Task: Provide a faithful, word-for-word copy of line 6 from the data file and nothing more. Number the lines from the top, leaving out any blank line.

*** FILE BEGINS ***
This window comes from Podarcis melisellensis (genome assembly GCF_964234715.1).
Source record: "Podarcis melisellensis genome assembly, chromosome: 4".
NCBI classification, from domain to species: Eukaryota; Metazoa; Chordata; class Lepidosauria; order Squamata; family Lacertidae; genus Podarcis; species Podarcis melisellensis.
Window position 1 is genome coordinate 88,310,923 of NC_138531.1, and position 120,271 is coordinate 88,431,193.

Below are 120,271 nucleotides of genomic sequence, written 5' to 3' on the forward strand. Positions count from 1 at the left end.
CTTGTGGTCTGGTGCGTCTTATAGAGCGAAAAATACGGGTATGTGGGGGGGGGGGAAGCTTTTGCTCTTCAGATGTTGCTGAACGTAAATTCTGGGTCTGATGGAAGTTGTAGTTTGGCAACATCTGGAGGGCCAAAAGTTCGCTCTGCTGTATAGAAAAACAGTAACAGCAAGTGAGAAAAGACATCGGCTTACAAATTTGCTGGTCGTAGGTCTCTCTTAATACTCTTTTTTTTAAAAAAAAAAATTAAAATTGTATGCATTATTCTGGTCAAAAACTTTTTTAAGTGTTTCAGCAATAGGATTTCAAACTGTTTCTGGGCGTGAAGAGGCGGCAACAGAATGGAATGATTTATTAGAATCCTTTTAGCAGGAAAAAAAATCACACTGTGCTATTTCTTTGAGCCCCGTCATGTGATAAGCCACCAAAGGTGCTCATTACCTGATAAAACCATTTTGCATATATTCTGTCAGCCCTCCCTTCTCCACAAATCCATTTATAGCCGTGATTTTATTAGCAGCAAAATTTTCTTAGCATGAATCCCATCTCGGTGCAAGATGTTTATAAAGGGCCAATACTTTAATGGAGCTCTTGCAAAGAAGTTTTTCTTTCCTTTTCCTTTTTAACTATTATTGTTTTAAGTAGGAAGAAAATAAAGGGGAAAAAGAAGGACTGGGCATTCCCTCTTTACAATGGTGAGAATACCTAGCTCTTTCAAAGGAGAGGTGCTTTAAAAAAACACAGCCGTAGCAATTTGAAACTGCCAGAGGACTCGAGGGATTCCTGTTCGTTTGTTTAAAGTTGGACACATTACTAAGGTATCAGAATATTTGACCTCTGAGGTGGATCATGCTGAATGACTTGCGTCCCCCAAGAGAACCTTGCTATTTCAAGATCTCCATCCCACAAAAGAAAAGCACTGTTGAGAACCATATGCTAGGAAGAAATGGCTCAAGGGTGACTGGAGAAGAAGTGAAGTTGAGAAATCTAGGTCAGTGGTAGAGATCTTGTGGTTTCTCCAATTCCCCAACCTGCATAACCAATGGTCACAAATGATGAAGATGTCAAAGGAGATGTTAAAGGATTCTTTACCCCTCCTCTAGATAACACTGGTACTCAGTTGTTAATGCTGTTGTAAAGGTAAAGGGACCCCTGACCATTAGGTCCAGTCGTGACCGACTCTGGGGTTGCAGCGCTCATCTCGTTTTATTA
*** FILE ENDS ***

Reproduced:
CTTGTGGTCTGGTGCGTCTTATAGAGCGAAAAATACGGGTATGTGGGGGGGGGGGAAGCTTTTGCTCTTCAGATGTTGCTGAACGTAAATTCTGGGTCTGATGGAAGTTGTAGTTTGGCAACATCTGGAGGGCCAAAAGTTCGCTCTGCTGTATAGAAAAACAGTAACAGCAAGTGAGAAAAGACATCGGCTTACAAATTTGCTGGTCGTAGGTCTCTCTTAATACTCTTTTTTTTAAAAAAAAAAATTAAAATTGTATGCATTATTCTGGTCAAAAACTTTTTTAAGTGTTTCAGCAATAGGATTTCAAACTGTTTCTGGGCGTGAAGAGGCGGCAACAGAATGGAATGATTTATTAGAATCCTTTTAGCAGGAAAAAAAATCACACTGTGCTATTTCTTTGAGCCCCGTCATGTGATAAGCCACCAAAGGTGCTCATTACCTGATAAAACCATTTTGCATATATTCTGTCAGCCCTCCCTTCTCCACAAATCCATTTATAGCCGTGATTTTATTAGCAGCAAAATTTTCTTAGCATGAATCCCATCTCGGTGCAAGATGTTTATAAAGGGCCAATACTTTAATGGAGCTCTTGCAAAGAAGTTTTTCTTTCCTTTTCCTTTTTAACTATTATTGTTTTAAGTAGGAAGAAAATAAAGGGGAAAAAGAAGGACTGGGCATTCCCTCTTTACAATGGTGAGAATACCTAGCTCTTTCAAAGGAGAGGTGCTTTAAAAAAACACAGCCGTAGCAATTTGAAACTGCCAGAGGACTCGAGGGATTCCTGTTCGTTTGTTTAAAGTTGGACACATTACTAAGGTATCAGAATATTTGACCTCTGAGGTGGATCATGCTGAATGACTTGCGTCCCCCAAGAGAACCTTGCTATTTCAAGATCTCCATCCCACAAAAGAAAAGCACTGTTGAGAACCATATGCTAGGAAGAAATGGCTCAAGGGTGACTGGAGAAGAAGTGAAGTTGAGAAATCTAGGTCAGTGGTAGAGATCTTGTGGTTTCTCCAATTCCCCAACCTGCATAACCAATGGTCACAAATGATGAAGATGTCAAAGGAGATGTTAAAGGATTCTTTACCCCTCCTCTAGATAACACTGGTACTCAGTTGTTAATGCTGTTGTAAAGGTAAAGGGACCCCTGACCATTAGGTCCAGTCGTGACCGACTCTGGGGTTGCAGCGCTCATCTCGTTTTATTA